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Pension Funds

Pooling liabilities could help corporate plans, execs told

Canadian corporate defined benefit pension plans could survive and even thrive with a little relief from provincial regulators and by taking a page from the public plan playbook and pooling their liabilities with other corporate sponsors.

That's the view of Peter Edwards, retired vice president, human resources and investor relations, at Canadian Pacific Railway Ltd., Calgary, speaking at the Association of Canadian Pension Management national conference Sept. 13-14 in Banff, Alberta. Mr. Edwards spoke at a Sept. 13 workshop on lessons that public and corporate pension plan executives can learn from each other.

Corporate plans "would be a lot more successful than they are today" if more federal and provincial solvency funding requirements were relaxed, Mr. Edwards said. CP Rail's C$11.6 billion ($9.36 billion) DB plan was 130% funded on an ongoing basis vs. just over 100% in a solvency, or immediate termination, basis.

Because of solvency rules still in effect in most provinces and the federal government, Mr. Edwards said, CP had to sell stock at its lowest value in 2009 to make a required C$1 billion-plus contribution to the plan.

"Things that never happened at the same time happened" in 2009, Mr. Edwards said. "The company's earnings dropped while interest rates and equities fell through the floor. If you had a cool head, you would ride it through, but instead (the sponsor) wrote checks, at an amount far greater than before. That became a downward spiral that was tough to get out of. With no solvency issue, it would have been a lot different picture."

Mr. Edwards acknowledged some provinces have eliminated solvency requirements, as in Quebec; reduced those requirements, as in British Columbia; or are discussing reducing them, as is under way in Ontario and Nova Scotia. However, he said federal funding requirements also need to be addressed. CP Rail, as a federally regulated business, falls under Ottawa's jurisdiction for pension rules.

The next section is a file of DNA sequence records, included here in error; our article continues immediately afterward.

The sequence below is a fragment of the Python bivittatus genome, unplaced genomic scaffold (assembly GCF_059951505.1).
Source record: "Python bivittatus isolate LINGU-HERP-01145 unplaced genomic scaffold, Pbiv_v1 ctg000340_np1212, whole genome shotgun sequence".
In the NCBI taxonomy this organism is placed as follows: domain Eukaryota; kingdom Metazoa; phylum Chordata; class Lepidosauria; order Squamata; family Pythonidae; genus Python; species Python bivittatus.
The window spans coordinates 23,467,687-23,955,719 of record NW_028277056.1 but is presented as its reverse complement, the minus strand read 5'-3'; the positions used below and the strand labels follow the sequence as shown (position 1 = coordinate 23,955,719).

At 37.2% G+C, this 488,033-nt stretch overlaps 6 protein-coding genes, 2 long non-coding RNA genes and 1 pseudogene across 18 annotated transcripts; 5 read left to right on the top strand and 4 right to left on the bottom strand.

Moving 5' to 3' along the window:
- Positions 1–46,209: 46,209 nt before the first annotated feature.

But, "even with all that pain, I still believe in DB," Mr. Edwards said. "And I'm coming here not with a lot of answers but with a lot of support."

Rachel Arbour, assistant vice president of plan services at the C$70 billion Healthcare of Ontario Pension Plan, Toronto, said HOOPP can remain in good funding stead because, as a jointly sponsored pension plan of provincial hospitals under the Ontario Hospital Association and the four unions representing hospital workers, the failure of one hospital won't affect the plan.

"Public-sector plans should emulate us by making their plans longevity-proof," Ms. Arbour said.

While HOOPP is able to transfer risk, single-employer plans like CP Rail can't, Mr. Edwards said. "Where does the risk transfer to?" he asked. "That works in a younger workforce. If you look at CP, a company that once had 100,000 employees has 22,000 today. Those changes are going to continue. Technology can improve productivity, but it costs jobs. And who is going to contribute to the pension plan if they don't have jobs?"

Ms. Arbour said private-sector plans need to find a large enough "swath of industries" with which to share risk. "It would require a rethink of governance of private plans if they're going to keep their DB plans."

However, Mr. Edwards said such pooling would only work if the corporate pension risk were shared among numerous companies. "If we could only pool five or six companies, if one went out, we'd have a bigger issue than in HOOPP's case."

In a separate discussion Sept. 12, Bonnie-Jeanne MacDonald, fellow of the Society of Actuaries and an academic researcher at Dalhousie University in Halifax, Nova Scotia, warned conference participants of the danger of depending on "rules of thumb" in retirement planning, including the assumption that 70% of employment income must be replaced in retirement or that Canadian retirees must draw down 4% of their retirement assets each year.

"Those rules of thumb have been prevalent in the financial world, government, and the world of academia," Ms. MacDonald said. "My concern is that these rules of thumb are what people will base their retirement on. People think they'll help them, but research is showing instead that those rules of thumb could be harmful, because they're based on made-up people, not true evidence."

As an example, Ms. MacDonald said, the rules of thumb do not take into account changes in demographics like baby boomers who are having fewer children or millennials moving away from their parents. "In the retirement planning system we have, the rules of thumb don't take these things into account."

Ms. MacDonald said plan sponsors are "instrumental" in changing that paradigm, "and moving people away from them. You should advise your (plan) members to get as much clarity as they can on their own financial planning, get them more engaged in that."